Sodium-glucose cotransporter-2 inhibitors (SGLT2i) have heart- and kidney-related benefits for patients with and without diabetes that go beyond their initial indication for lowering blood sugar levels. In clinical trials, the risk of serious adverse events with SGLT2i has been low, but the safety outcomes of SGLT2i in patients with cancer are unknown. A new study highlights the risk of adverse events associated with SGLT2i in patients with diabetes who also have cancer. The research findings will be presented at ASN Kidney Week 2023, November 1–November 5.
For the study, investigators assessed the outcomes of 3,872 patients with diabetes and cancer who were prescribed SGLT2i and 3,189 patients who were prescribed another diabetes medication called glucagon-like peptide 1 receptor agonists (GLP-1 RA).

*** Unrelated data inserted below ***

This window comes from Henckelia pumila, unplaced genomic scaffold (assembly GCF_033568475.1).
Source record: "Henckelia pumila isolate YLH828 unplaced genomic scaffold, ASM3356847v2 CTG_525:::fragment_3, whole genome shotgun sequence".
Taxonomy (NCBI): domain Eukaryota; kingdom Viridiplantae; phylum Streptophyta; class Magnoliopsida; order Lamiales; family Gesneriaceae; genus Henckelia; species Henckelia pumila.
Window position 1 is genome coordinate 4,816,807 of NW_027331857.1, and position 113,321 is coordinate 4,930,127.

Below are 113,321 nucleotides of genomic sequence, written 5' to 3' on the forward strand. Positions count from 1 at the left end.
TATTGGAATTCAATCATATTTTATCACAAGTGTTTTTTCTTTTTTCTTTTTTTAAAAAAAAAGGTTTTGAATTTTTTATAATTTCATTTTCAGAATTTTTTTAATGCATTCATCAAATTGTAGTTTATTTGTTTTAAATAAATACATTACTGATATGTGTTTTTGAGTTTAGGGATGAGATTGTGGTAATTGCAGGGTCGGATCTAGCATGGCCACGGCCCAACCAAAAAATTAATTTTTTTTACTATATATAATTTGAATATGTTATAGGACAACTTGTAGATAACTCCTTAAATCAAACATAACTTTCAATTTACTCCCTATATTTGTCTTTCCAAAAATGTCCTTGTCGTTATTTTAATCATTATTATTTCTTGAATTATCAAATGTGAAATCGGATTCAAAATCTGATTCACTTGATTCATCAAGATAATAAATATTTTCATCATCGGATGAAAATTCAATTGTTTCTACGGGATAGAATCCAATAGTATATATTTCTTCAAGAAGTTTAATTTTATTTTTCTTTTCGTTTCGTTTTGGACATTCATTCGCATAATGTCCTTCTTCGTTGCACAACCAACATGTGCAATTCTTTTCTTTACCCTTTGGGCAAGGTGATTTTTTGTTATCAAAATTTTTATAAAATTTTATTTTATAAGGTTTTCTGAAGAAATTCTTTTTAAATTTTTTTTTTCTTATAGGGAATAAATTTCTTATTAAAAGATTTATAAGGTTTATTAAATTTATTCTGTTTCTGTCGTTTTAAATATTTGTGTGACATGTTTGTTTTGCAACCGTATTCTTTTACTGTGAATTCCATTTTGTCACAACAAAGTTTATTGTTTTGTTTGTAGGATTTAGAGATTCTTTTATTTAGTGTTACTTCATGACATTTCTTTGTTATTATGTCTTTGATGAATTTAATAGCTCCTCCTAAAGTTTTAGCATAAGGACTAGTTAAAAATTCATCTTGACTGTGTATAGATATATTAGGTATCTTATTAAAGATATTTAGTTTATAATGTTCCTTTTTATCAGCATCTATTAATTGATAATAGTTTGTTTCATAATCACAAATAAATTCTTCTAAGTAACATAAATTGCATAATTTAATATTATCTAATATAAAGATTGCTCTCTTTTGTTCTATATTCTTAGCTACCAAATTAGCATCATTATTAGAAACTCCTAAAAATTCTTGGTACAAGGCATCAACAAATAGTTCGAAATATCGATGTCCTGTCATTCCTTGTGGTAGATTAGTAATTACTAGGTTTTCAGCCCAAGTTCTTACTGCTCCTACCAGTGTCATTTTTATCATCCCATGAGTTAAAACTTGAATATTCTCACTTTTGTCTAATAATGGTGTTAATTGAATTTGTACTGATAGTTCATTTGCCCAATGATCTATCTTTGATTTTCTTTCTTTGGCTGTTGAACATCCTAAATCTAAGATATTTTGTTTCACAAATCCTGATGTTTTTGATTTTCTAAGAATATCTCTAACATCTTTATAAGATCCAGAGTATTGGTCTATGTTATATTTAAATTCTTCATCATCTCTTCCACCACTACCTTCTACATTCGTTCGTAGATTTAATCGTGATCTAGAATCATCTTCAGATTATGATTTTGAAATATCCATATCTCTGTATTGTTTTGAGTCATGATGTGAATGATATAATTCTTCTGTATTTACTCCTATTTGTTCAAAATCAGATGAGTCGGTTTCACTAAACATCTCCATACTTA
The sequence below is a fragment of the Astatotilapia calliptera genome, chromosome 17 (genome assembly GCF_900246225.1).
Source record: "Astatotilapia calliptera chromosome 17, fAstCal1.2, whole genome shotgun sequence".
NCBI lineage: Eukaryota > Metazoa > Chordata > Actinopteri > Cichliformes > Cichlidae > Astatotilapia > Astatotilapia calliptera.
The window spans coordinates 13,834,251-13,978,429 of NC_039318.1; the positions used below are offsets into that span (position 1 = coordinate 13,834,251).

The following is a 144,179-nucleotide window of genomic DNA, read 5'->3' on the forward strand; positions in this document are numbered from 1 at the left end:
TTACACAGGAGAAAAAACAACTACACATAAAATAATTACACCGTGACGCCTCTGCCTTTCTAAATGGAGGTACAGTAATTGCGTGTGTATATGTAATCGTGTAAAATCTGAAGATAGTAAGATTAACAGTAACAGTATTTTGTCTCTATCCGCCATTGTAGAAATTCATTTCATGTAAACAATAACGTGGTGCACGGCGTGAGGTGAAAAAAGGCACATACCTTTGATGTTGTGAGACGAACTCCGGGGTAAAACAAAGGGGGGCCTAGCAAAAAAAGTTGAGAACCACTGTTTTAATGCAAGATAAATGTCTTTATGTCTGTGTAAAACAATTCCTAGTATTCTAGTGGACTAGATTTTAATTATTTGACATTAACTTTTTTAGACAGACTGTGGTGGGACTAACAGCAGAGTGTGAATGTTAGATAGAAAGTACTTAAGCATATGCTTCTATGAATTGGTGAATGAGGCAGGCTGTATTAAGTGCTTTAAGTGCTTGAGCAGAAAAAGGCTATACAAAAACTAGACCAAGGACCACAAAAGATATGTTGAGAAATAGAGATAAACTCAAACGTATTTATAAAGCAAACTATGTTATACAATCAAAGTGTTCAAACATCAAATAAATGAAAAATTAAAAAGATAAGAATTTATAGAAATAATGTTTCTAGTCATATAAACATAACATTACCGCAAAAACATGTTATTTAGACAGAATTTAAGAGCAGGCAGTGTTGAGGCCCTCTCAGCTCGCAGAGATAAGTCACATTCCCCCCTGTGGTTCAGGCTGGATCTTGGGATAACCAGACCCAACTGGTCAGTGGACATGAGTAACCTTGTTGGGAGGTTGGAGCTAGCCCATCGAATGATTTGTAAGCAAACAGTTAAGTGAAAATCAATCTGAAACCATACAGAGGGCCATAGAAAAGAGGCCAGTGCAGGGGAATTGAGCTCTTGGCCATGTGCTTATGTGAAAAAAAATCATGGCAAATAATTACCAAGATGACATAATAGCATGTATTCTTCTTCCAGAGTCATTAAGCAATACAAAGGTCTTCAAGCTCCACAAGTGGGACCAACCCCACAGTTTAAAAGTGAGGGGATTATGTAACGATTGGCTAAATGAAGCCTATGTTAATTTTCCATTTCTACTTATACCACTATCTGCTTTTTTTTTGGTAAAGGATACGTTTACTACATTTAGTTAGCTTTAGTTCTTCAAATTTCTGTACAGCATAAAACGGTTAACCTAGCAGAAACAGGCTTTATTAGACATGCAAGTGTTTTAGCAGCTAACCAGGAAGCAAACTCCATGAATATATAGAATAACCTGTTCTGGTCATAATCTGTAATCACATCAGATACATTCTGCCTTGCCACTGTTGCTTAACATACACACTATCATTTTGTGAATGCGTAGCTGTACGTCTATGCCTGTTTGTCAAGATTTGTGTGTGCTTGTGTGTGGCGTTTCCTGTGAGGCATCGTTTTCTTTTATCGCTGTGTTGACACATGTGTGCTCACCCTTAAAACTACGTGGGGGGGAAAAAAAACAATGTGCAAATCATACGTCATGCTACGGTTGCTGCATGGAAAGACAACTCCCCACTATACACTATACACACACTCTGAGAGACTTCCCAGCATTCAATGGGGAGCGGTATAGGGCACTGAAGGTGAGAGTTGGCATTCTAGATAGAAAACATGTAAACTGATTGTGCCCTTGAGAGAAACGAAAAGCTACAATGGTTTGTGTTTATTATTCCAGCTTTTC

Compared to GLP-1 RA, SGLT2i were associated with a higher risk of diabetic ketoacidosis (a buildup of acids in the blood) and fracture but lower risks of acute kidney injury and urinary tract infection. There were no differences in the incidence of hypovolemia (fluid loss), low blood pressure, and genital infection between the SGLT2i and GLP-1 RA groups.
This is the first study to assess the safety outcomes of SGLT2i in patients with diabetes and cancer. The study findings can inform patient-physician decision-making regarding the risks of SGLT2i in these patients."
Aisha Shaikh, MD, corresponding author, Memorial Sloan Kettering Cancer Center
American Society of Nephrology
Posted in: Medical Research News | Medical Condition News | Pharmaceutical News
Tags: Acute Kidney Injury, Blood, Blood Pressure, Blood Sugar, Cancer, Diabetes, Diabetes Mellitus, Diabetic Ketoacidosis, Fracture, GLP-1, Glucagon, Glucose, Heart, Kidney, Low Blood Pressure, Nephrology, Receptor, Research, Urinary Tract Infection